Clearit.ca's Blog on Customs Brokerage and News Updates
What is a customs valuation?
Customs valuation is the identification of the value of the goods intended to be shipped. Of course, CSBA has a requirement that imported goods have a value listed, which in turn is the base amount on which you must calculate the fees– like duty and taxes– you will need to pay.
It’s not uncommon that importers and business owners grapple a little bit with determining valuations. If you are having trouble with properly declaring your good’s value, don’t worry! There’s no doubt that the confusion stems from the regulatory framework as well as all the potential factors for valuations. However, it’s crucial to note that valuation is a key element that CSBA looks at when clearing a package. Customs valuation is a tricky aspect of shipping logistics, but a misstep here will cost you time and money.
How to determine the customs valuation?
The World Trade Organisation’s (WTO) Valuation Agreement provides the basis of requirements for the methods used for valuation. These established rules are in place to ensure that the value of the goods is in compliance with commercial regulations.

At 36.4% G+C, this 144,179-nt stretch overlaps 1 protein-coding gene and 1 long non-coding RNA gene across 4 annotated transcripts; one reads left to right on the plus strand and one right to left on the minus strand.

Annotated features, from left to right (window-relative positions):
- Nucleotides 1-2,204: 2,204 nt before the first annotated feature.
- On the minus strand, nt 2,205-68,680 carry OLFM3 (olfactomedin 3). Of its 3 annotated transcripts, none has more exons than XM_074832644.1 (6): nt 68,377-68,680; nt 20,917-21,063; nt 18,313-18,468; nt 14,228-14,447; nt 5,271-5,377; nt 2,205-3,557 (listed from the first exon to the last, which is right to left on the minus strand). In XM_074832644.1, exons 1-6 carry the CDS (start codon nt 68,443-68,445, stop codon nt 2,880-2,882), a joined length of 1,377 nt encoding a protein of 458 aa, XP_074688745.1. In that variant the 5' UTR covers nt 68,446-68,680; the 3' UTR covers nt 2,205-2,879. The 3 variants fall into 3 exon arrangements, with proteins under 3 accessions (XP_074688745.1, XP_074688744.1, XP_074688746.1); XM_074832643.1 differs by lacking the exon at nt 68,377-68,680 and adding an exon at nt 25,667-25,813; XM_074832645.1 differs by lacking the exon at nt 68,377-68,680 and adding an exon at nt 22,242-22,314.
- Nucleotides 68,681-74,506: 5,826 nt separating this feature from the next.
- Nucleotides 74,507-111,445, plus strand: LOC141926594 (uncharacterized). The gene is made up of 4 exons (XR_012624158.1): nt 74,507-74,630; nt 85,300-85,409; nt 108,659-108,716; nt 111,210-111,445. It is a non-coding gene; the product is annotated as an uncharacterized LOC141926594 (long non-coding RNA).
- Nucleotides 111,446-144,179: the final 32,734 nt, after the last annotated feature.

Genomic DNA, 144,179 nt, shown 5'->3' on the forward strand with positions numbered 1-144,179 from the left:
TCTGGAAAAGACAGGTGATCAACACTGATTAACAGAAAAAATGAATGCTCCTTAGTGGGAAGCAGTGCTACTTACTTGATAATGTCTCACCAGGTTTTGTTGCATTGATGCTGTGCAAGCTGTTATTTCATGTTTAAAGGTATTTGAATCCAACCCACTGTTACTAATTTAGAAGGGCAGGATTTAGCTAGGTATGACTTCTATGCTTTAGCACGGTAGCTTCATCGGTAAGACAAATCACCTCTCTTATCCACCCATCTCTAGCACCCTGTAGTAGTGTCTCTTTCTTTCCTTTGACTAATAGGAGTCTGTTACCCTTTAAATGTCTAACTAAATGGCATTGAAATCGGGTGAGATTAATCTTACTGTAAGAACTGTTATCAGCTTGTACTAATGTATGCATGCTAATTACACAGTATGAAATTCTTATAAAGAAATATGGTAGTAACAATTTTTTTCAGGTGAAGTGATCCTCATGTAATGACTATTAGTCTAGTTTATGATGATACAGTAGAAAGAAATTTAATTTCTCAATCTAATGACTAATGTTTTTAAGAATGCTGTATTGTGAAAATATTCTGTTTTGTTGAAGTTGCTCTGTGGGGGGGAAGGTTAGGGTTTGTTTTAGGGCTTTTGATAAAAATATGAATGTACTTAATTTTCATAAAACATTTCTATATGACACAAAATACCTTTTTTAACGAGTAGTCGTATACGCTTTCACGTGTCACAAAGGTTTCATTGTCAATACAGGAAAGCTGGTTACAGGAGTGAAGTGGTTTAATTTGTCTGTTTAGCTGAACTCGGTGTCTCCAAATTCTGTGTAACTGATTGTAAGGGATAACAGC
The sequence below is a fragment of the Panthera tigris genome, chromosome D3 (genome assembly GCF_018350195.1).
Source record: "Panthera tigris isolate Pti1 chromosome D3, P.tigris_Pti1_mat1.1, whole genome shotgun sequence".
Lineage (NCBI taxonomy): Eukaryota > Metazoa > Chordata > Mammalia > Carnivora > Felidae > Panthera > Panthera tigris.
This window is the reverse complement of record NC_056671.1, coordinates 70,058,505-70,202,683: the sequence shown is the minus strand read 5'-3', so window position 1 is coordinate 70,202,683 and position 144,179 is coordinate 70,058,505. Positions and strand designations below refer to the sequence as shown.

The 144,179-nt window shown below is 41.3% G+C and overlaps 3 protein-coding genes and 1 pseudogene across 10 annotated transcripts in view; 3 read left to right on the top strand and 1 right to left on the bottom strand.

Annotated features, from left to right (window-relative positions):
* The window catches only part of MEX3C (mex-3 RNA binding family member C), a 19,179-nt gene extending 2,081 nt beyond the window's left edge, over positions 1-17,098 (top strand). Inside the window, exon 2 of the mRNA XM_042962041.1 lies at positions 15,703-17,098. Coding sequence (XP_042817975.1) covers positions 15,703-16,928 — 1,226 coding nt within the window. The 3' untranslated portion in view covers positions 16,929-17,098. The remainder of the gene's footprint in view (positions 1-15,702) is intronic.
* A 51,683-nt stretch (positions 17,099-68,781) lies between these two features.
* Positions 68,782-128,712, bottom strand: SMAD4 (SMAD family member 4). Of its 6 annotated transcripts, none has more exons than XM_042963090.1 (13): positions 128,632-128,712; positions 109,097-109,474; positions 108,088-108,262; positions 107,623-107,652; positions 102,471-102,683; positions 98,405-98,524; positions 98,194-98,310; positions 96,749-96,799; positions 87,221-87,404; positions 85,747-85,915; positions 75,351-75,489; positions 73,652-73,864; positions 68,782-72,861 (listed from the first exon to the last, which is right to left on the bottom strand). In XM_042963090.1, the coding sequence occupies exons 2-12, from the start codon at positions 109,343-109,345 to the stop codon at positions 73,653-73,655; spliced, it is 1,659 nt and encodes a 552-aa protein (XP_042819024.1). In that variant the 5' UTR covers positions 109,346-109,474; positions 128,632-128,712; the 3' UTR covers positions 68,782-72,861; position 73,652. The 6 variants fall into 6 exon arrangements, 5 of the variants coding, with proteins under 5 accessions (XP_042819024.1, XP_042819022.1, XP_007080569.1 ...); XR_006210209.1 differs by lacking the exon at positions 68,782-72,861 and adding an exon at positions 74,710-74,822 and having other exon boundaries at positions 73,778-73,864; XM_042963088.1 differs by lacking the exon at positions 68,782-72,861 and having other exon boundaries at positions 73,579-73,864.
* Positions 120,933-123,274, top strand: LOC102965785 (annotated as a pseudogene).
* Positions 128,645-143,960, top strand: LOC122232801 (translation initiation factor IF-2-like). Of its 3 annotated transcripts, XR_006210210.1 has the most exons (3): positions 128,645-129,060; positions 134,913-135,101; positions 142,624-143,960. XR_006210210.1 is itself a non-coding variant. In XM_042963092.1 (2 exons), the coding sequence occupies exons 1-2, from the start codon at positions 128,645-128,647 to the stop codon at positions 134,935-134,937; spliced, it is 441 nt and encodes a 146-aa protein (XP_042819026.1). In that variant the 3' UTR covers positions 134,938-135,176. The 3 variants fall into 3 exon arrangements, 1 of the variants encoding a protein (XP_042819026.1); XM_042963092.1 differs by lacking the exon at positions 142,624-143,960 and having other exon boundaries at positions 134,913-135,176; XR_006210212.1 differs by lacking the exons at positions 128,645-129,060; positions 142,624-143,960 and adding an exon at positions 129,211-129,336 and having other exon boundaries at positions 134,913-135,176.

There are 6 methods for customs valuation.
Transaction Value: This is the most common method, as it must be used whenever possible. This is determined on the value of the price paid or payable on the imported goods.
Transaction Value of Identical Goods: In the event that you can’t use the transaction value method, you must use this method. This method uses a pre-established value of identical goods. This will only apply in the same country as the identical goods.
Transaction Value of Similar Goods: If the case may be that you cannot use the value of identical goods, you must use this method next. The value of the goods must resemble the goods as close as possible, capable of being used for the same use, and produced in the same country.
Deductive Value: This method uses the most common price point of the imported good as sold to Canadians.
Computed Value: This value is calculated using the production costs and profit of the imported goods. These must be determined by the producers in the exporting country.
Residual Value: This method is based on the methods discussed above– requiring the smallest amount of adjustment.
These are just some of the factors that play into the value of duty for imported goods. In essence, you should ensure that you’ve reviewed these methods for valuation, and tried employing them in succession to properly assign a value to your imported goods. Have any more questions? Let us help you! Click here for some guidance.